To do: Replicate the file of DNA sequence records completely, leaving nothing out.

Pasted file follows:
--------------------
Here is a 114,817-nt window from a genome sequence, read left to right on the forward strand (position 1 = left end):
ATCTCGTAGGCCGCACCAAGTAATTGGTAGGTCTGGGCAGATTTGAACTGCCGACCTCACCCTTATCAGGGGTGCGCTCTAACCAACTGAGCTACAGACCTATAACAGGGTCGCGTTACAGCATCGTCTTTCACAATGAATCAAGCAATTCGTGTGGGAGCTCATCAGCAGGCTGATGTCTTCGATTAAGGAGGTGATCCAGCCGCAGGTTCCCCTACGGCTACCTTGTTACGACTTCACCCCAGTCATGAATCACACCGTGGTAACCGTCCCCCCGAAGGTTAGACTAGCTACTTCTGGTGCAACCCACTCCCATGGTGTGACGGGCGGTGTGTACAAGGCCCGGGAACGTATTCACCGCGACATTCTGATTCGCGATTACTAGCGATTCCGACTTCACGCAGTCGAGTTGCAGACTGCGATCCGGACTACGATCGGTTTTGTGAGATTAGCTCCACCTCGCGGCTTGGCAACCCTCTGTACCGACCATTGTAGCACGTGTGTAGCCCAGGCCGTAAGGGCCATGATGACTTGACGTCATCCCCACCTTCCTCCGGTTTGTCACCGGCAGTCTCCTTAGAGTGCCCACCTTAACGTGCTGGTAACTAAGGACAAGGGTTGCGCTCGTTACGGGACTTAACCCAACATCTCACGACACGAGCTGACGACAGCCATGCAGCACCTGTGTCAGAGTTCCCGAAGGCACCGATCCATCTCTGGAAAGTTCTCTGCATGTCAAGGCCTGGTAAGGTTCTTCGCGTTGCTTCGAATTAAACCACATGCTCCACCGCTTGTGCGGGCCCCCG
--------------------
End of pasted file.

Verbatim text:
Here is a 114,817-nt window from a genome sequence, read left to right on the forward strand (position 1 = left end):
ATCTCGTAGGCCGCACCAAGTAATTGGTAGGTCTGGGCAGATTTGAACTGCCGACCTCACCCTTATCAGGGGTGCGCTCTAACCAACTGAGCTACAGACCTATAACAGGGTCGCGTTACAGCATCGTCTTTCACAATGAATCAAGCAATTCGTGTGGGAGCTCATCAGCAGGCTGATGTCTTCGATTAAGGAGGTGATCCAGCCGCAGGTTCCCCTACGGCTACCTTGTTACGACTTCACCCCAGTCATGAATCACACCGTGGTAACCGTCCCCCCGAAGGTTAGACTAGCTACTTCTGGTGCAACCCACTCCCATGGTGTGACGGGCGGTGTGTACAAGGCCCGGGAACGTATTCACCGCGACATTCTGATTCGCGATTACTAGCGATTCCGACTTCACGCAGTCGAGTTGCAGACTGCGATCCGGACTACGATCGGTTTTGTGAGATTAGCTCCACCTCGCGGCTTGGCAACCCTCTGTACCGACCATTGTAGCACGTGTGTAGCCCAGGCCGTAAGGGCCATGATGACTTGACGTCATCCCCACCTTCCTCCGGTTTGTCACCGGCAGTCTCCTTAGAGTGCCCACCTTAACGTGCTGGTAACTAAGGACAAGGGTTGCGCTCGTTACGGGACTTAACCCAACATCTCACGACACGAGCTGACGACAGCCATGCAGCACCTGTGTCAGAGTTCCCGAAGGCACCGATCCATCTCTGGAAAGTTCTCTGCATGTCAAGGCCTGGTAAGGTTCTTCGCGTTGCTTCGAATTAAACCACATGCTCCACCGCTTGTGCGGGCCCCCG